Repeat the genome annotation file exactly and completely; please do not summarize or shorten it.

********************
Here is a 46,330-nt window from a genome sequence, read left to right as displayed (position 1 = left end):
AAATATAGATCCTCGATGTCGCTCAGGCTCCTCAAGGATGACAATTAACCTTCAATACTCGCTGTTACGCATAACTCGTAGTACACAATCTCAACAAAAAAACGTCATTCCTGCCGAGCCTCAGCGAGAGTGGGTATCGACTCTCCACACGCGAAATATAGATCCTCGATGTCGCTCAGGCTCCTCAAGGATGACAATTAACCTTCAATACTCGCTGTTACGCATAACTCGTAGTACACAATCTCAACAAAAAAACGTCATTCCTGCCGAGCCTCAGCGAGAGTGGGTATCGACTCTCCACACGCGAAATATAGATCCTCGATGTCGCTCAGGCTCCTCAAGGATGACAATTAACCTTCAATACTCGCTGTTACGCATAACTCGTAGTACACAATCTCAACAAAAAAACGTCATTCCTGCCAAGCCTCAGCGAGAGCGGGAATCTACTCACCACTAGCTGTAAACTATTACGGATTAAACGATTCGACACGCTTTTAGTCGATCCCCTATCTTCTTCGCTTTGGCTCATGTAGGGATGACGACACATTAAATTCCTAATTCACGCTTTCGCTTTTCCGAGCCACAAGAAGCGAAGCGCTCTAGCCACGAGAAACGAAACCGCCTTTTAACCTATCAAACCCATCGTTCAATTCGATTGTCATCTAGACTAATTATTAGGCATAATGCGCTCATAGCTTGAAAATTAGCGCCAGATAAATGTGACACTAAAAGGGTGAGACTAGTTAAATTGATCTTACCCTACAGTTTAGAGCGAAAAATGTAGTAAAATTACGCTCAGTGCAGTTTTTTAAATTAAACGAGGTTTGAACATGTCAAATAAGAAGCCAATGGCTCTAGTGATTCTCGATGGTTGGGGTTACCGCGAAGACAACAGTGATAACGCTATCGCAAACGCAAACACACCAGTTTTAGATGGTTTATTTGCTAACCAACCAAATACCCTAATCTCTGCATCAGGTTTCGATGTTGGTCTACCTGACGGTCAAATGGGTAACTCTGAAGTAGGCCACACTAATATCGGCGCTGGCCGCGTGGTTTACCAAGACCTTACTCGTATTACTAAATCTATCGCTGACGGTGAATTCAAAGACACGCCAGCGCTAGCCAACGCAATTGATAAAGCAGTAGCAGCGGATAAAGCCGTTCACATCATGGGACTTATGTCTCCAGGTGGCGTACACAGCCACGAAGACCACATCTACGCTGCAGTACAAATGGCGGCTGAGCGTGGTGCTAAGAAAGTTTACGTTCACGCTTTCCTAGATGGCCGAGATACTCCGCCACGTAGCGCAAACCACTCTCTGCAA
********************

Here is a 46,330-nt window from a genome sequence, read left to right as displayed (position 1 = left end):
AAATATAGATCCTCGATGTCGCTCAGGCTCCTCAAGGATGACAATTAACCTTCAATACTCGCTGTTACGCATAACTCGTAGTACACAATCTCAACAAAAAAACGTCATTCCTGCCGAGCCTCAGCGAGAGTGGGTATCGACTCTCCACACGCGAAATATAGATCCTCGATGTCGCTCAGGCTCCTCAAGGATGACAATTAACCTTCAATACTCGCTGTTACGCATAACTCGTAGTACACAATCTCAACAAAAAAACGTCATTCCTGCCGAGCCTCAGCGAGAGTGGGTATCGACTCTCCACACGCGAAATATAGATCCTCGATGTCGCTCAGGCTCCTCAAGGATGACAATTAACCTTCAATACTCGCTGTTACGCATAACTCGTAGTACACAATCTCAACAAAAAAACGTCATTCCTGCCAAGCCTCAGCGAGAGCGGGAATCTACTCACCACTAGCTGTAAACTATTACGGATTAAACGATTCGACACGCTTTTAGTCGATCCCCTATCTTCTTCGCTTTGGCTCATGTAGGGATGACGACACATTAAATTCCTAATTCACGCTTTCGCTTTTCCGAGCCACAAGAAGCGAAGCGCTCTAGCCACGAGAAACGAAACCGCCTTTTAACCTATCAAACCCATCGTTCAATTCGATTGTCATCTAGACTAATTATTAGGCATAATGCGCTCATAGCTTGAAAATTAGCGCCAGATAAATGTGACACTAAAAGGGTGAGACTAGTTAAATTGATCTTACCCTACAGTTTAGAGCGAAAAATGTAGTAAAATTACGCTCAGTGCAGTTTTTTAAATTAAACGAGGTTTGAACATGTCAAATAAGAAGCCAATGGCTCTAGTGATTCTCGATGGTTGGGGTTACCGCGAAGACAACAGTGATAACGCTATCGCAAACGCAAACACACCAGTTTTAGATGGTTTATTTGCTAACCAACCAAATACCCTAATCTCTGCATCAGGTTTCGATGTTGGTCTACCTGACGGTCAAATGGGTAACTCTGAAGTAGGCCACACTAATATCGGCGCTGGCCGCGTGGTTTACCAAGACCTTACTCGTATTACTAAATCTATCGCTGACGGTGAATTCAAAGACACGCCAGCGCTAGCCAACGCAATTGATAAAGCAGTAGCAGCGGATAAAGCCGTTCACATCATGGGACTTATGTCTCCAGGTGGCGTACACAGCCACGAAGACCACATCTACGCTGCAGTACAAATGGCGGCTGAGCGTGGTGCTAAGAAAGTTTACGTTCACGCTTTCCTAGATGGCCGAGATACTCCGCCACGTAGCGCAAACCACTCTCTGCAA